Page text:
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Impact of Hearing Loss on Geriatric Assessment

Authors Völter C, Götze L, Dazert S, Wirth R, Thomas JP

Received 14 September 2020

Accepted for publication 22 November 2020

Published 30 December 2020 Volume 2020:15 Pages 2453—2467

DOI https://doi.org/10.2147/CIA.S281627

Checked for plagiarism Yes

Review by Single anonymous peer review

Peer reviewer comments 3

Editor who approved publication: Dr Richard Walker


Christiane Völter,1 Lisa Götze,1 Stefan Dazert,1 Rainer Wirth,2 Jan Peter Thomas1

1Department of Otorhinolaryngology, Head and Neck Surgery, Ruhr-University Bochum, St. Elisabeth-Hospital, Bochum 44787, Germany; 2Department of Geriatric Medicine, Ruhr-University Bochum, Marien Hospital Herne, Herne 44625, Germany

Correspondence: Christiane Völter
Department of Otorhinolaryngology, Head and Neck Surgery, Ruhr-University Bochum, St. Elisabeth-Hospital, Bleichstraße 15, Bochum 44787, Germany
Tel +49 234 509 8390
Email christiane.voelter@rub.de

Background: Due to the aging society, the incidence of age-related hearing loss (ARHL) is strongly increasing. Hearing loss has a high impact on various aspects of life and may lead to social isolation, depression, loss of gain control, frailty and even mental decline. Comorbidity of cognitive and sensory impairment is not rare. This might have an impact on diagnostics and treatment in the geriatric setting.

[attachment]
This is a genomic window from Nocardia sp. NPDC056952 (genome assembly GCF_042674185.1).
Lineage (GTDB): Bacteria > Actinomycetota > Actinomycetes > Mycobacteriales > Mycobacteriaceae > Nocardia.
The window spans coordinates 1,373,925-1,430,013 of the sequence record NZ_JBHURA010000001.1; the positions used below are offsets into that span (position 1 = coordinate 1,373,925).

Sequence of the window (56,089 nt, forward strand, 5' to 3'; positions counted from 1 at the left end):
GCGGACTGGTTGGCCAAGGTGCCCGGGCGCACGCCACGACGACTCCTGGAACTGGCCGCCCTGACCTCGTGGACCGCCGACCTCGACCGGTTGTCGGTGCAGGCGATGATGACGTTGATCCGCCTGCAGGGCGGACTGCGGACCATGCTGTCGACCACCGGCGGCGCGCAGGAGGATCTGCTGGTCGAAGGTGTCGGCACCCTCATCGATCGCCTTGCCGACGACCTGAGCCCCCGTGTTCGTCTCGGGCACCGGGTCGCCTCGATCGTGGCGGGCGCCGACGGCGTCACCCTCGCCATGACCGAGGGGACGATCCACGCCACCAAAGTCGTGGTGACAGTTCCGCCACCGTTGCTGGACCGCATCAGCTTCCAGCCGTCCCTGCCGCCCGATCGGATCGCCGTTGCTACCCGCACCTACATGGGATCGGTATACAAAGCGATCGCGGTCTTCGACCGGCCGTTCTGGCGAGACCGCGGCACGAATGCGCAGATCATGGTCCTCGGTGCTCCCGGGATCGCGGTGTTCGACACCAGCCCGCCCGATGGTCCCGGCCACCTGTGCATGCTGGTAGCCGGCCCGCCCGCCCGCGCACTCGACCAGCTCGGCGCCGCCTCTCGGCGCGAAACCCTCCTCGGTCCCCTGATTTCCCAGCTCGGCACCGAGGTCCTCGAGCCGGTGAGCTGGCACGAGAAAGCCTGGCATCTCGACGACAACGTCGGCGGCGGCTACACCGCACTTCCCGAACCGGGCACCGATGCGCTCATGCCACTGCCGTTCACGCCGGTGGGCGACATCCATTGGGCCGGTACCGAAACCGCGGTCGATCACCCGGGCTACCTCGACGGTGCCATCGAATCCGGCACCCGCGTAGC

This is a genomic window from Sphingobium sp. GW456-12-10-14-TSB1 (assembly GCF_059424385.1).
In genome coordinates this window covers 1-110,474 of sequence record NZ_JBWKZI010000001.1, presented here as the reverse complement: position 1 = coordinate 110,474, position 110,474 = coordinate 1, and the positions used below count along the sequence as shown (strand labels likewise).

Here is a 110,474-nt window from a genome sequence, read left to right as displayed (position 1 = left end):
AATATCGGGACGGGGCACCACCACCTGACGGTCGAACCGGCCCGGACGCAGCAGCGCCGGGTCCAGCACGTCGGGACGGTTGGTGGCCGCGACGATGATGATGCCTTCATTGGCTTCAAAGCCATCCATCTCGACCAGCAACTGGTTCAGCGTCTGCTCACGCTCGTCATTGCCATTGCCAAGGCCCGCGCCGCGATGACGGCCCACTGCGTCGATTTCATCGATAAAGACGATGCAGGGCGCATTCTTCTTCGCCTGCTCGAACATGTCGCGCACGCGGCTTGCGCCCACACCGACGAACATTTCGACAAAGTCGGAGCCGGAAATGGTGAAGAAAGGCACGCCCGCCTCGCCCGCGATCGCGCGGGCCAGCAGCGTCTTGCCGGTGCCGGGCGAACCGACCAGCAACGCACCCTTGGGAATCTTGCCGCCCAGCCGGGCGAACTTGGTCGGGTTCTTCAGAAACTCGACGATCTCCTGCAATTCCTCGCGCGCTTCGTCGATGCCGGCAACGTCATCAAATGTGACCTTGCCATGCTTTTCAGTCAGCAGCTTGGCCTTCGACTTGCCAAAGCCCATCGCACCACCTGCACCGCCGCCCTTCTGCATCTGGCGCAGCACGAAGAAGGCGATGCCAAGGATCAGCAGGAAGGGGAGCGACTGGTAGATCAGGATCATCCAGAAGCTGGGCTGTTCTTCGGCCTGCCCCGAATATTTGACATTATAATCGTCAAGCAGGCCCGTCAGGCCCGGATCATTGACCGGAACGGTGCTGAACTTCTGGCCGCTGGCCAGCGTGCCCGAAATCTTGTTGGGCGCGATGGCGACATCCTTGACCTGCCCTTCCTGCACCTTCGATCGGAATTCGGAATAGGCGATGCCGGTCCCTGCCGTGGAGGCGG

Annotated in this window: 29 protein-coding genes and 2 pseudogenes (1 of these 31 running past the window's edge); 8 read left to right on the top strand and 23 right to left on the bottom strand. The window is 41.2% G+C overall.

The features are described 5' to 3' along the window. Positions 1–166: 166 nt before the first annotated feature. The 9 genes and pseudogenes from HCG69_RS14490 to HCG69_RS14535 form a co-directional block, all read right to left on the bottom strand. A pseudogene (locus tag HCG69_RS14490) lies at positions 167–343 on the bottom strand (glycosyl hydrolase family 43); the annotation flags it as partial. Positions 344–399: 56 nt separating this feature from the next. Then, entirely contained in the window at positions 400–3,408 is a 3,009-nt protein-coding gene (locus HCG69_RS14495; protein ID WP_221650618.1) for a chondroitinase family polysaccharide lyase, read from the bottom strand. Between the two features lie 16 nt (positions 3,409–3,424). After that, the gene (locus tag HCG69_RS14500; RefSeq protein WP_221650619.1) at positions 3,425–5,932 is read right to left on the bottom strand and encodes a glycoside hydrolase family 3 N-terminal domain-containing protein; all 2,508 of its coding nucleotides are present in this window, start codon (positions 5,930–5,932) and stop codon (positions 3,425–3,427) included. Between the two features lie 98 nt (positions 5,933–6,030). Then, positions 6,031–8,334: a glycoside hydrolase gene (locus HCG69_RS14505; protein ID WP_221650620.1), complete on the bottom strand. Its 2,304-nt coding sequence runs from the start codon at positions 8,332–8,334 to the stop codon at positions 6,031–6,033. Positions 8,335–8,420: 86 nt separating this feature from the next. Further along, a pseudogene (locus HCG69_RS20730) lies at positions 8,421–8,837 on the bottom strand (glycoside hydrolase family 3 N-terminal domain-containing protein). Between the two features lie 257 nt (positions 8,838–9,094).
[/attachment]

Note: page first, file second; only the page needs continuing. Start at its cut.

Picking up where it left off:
Objective: The aim of the study was to evaluate the impact of hearing impairment on geriatric assessment and cognitive testing routinely done in geriatrics.
Material and Methods: This review is based on publications retrieved by a selective search in Medline, including individual studies, meta-analyses, guidelines, Cochrane reviews, and other reviews from 1960 until August 2020.
Results: Awareness of sensory impairment is low among patients and health professionals working with elderly people. The evaluation of the hearing status is not always part of the geriatric assessment and not yet routinely done in psychiatric settings. However, neurocognitive testing as an important part can be strongly influenced by auditory deprivation. Misunderstanding of verbal instructions, cognitive changes, and delayed central processes may lead to a false diagnosis in up to 16% of subjects with hearing loss. To minimize this bias, several neurocognitive assessments were transformed into non-auditory versions recently, eg the most commonly used Hearing-Impaired Montreal Cognitive Assessment (HI-MoCA). However, most of them still lack normative data for elderly people with hearing loss.
Conclusion: Hearing loss should be taken into consideration when performing geriatric assessment and cognitive testing in elderly subjects. Test batteries suitable for ARLH should be applied.

Keywords: age-related hearing loss, cognitive screening, dementia, geriatric assessment

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